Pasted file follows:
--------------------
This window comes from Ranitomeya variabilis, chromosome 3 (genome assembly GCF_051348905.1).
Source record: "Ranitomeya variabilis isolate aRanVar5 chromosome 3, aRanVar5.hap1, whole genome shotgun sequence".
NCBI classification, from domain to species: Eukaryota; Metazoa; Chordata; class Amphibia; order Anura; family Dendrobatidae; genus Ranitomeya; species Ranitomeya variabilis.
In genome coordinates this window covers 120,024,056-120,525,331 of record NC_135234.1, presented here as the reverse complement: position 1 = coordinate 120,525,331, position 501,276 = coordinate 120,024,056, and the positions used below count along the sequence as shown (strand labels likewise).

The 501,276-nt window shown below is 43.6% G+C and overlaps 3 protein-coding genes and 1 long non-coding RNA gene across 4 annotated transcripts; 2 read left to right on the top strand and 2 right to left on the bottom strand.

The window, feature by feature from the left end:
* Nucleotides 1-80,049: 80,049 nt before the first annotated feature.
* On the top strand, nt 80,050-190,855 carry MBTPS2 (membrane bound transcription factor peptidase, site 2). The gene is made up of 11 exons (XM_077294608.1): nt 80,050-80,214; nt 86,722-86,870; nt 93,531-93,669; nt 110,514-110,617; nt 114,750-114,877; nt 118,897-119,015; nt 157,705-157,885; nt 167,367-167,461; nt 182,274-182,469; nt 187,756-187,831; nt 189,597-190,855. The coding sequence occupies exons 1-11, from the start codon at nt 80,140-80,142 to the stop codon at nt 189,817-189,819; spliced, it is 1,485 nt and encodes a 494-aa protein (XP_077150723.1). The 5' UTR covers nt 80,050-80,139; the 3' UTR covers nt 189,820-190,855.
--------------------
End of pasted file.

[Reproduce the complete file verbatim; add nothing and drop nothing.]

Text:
This window comes from Ranitomeya variabilis, chromosome 3 (genome assembly GCF_051348905.1).
Source record: "Ranitomeya variabilis isolate aRanVar5 chromosome 3, aRanVar5.hap1, whole genome shotgun sequence".
NCBI classification, from domain to species: Eukaryota; Metazoa; Chordata; class Amphibia; order Anura; family Dendrobatidae; genus Ranitomeya; species Ranitomeya variabilis.
In genome coordinates this window covers 120,024,056-120,525,331 of record NC_135234.1, presented here as the reverse complement: position 1 = coordinate 120,525,331, position 501,276 = coordinate 120,024,056, and the positions used below count along the sequence as shown (strand labels likewise).

The 501,276-nt window shown below is 43.6% G+C and overlaps 3 protein-coding genes and 1 long non-coding RNA gene across 4 annotated transcripts; 2 read left to right on the top strand and 2 right to left on the bottom strand.

The window, feature by feature from the left end:
* Nucleotides 1-80,049: 80,049 nt before the first annotated feature.
* On the top strand, nt 80,050-190,855 carry MBTPS2 (membrane bound transcription factor peptidase, site 2). The gene is made up of 11 exons (XM_077294608.1): nt 80,050-80,214; nt 86,722-86,870; nt 93,531-93,669; nt 110,514-110,617; nt 114,750-114,877; nt 118,897-119,015; nt 157,705-157,885; nt 167,367-167,461; nt 182,274-182,469; nt 187,756-187,831; nt 189,597-190,855. The coding sequence occupies exons 1-11, from the start codon at nt 80,140-80,142 to the stop codon at nt 189,817-189,819; spliced, it is 1,485 nt and encodes a 494-aa protein (XP_077150723.1). The 5' UTR covers nt 80,050-80,139; the 3' UTR covers nt 189,820-190,855.